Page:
TWO army generals attended the infamous ‘Mug Declaration’ at Vice President Emmerson Mnangagwa’s Zvishavane home on New Year’s Eve, casting fresh doubts on his claims that it was a family gathering.
New Zimbabwe.com has been told by at least two sources that Major General Engelbert Rugeje and Brigadier General Exsebios Vusa Tshuma were the most senior of military officials that joined a motley crew of more than two dozen Mnangagwa allies, among them expelled or suspended Zanu PF officials, at the hush-hush event where it is claimed they planned to stampede President Robert Mugabe out of power before April.
Zimbabwe National Army Chief of Staff Maj Gen Rugeje, it is claimed, was representing Zimbabwe Defence Forces commander General Constantino Chiwenga, while 4 Brigade commander Tshuma stood in for Zimbabwe National Army commander General Phillip Valerio Sibanda.
The new details will deepen the intrigue around the Zvishavane meeting, now dubbed the ‘Mug Declaration’ after Mnangagwa was seen drinking whisky from a mug inscribed, ‘I’m the Boss’.
Mnangagwa, who was Acting President at the time, has claimed in the state media that the event was a family gathering where he opened his Christmas presents, among which was the mug.
The vice president was also at pains to distance himself from the controversial Zanu PF activist Energy Mutodi, who posed for pictures with him, just hours after he wrote an acerbic article attacking President Robert Mugabe and Acting President Phelekezela Mphoko.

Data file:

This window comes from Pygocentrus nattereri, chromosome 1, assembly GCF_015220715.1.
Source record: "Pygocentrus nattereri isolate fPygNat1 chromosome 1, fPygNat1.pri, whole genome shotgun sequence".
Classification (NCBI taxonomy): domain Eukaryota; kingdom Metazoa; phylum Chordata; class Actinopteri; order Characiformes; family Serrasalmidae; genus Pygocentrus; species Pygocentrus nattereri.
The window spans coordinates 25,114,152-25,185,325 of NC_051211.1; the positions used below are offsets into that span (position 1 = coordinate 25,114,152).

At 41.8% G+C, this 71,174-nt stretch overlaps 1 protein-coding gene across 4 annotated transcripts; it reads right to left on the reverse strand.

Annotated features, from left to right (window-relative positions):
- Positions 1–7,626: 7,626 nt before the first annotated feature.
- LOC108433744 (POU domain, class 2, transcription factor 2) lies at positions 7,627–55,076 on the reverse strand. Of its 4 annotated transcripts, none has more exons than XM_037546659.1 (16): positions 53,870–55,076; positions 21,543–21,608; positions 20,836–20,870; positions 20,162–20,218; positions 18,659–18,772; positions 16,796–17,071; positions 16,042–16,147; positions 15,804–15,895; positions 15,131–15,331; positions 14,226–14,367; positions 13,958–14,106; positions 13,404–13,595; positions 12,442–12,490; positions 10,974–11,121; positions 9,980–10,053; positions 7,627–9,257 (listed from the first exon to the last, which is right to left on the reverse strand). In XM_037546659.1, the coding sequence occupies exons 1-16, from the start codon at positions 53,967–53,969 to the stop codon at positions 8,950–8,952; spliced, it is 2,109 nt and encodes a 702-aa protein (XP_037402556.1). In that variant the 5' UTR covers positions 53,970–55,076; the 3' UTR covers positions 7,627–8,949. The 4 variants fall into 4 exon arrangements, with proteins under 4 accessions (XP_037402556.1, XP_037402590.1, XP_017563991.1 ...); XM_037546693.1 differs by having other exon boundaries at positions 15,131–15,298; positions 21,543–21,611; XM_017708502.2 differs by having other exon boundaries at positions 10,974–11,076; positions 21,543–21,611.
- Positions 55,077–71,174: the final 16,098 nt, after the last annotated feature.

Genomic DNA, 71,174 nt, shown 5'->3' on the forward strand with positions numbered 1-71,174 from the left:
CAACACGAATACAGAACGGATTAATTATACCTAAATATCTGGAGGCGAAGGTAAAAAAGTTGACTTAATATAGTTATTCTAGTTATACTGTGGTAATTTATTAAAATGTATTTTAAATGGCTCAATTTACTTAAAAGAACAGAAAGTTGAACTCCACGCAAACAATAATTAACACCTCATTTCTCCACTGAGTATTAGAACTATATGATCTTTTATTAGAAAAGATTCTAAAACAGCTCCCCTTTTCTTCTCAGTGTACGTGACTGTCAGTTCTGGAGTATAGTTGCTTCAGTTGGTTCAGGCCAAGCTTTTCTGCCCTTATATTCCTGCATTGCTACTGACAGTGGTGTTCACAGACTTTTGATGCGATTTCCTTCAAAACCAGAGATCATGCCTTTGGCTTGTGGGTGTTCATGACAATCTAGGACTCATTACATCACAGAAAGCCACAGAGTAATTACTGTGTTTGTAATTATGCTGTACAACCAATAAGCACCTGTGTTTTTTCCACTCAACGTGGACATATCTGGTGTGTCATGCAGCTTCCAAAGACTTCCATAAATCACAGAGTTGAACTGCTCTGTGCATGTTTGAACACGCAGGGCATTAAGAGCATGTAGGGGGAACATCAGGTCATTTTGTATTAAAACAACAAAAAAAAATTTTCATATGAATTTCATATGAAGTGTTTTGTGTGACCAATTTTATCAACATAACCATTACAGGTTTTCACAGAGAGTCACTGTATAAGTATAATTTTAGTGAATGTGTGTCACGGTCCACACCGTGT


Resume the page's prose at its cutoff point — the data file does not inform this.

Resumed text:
Mutodi, it was claimed, arrived uninvited at around 10PM and posed as an MP to gain access to Mnangagwa.
But The Standard revealed on Sunday that far from being a family gathering, the ‘Mug Declaration’ was attended by Mnangagwa loyalists, among them five youth leaders expelled by Zanu PF and selected journalists.
New Zimbabwe.com has also heard that on December 30, Mnangagwa met for three hours at his Harare home with Christopher Mutsvangwa, the leader of the Zimbabwe National Liberation War Veterans’ Association who was jettisoned from Zanu PF last year.
Mutsvangwa, who declared in an interview with the British magazine, The New Statesman, that he was “100 percent sure” that Mnangagwa would be the next President, was driven to the meeting by one of Mnangagwa’s sons.
Mnangagwa’s secret meeting with Mutsvangwa, and subsequently expelled or suspended Zanu PF officials who have publicly made disparaging remarks about Mugabe and his wife, Grace, make his attacks on “rogue war veterans” at a rally on January 5 ring hollow.
While publicly attacking Mutsvangwa and his group, Zanu PF insiders say, Mnangagwa is privately encouraging their attacks on Mugabe hoping the 93-year-old leader throws in the towel and hands him the reins before the watershed 2018 elections.
Mugabe, currently on his annual vacation in the Far East, used the Zanu PF conference in Masvingo last year to declare that all leaders must be elected – effectively setting the stage for a bruising leadership fight among his lieutenants.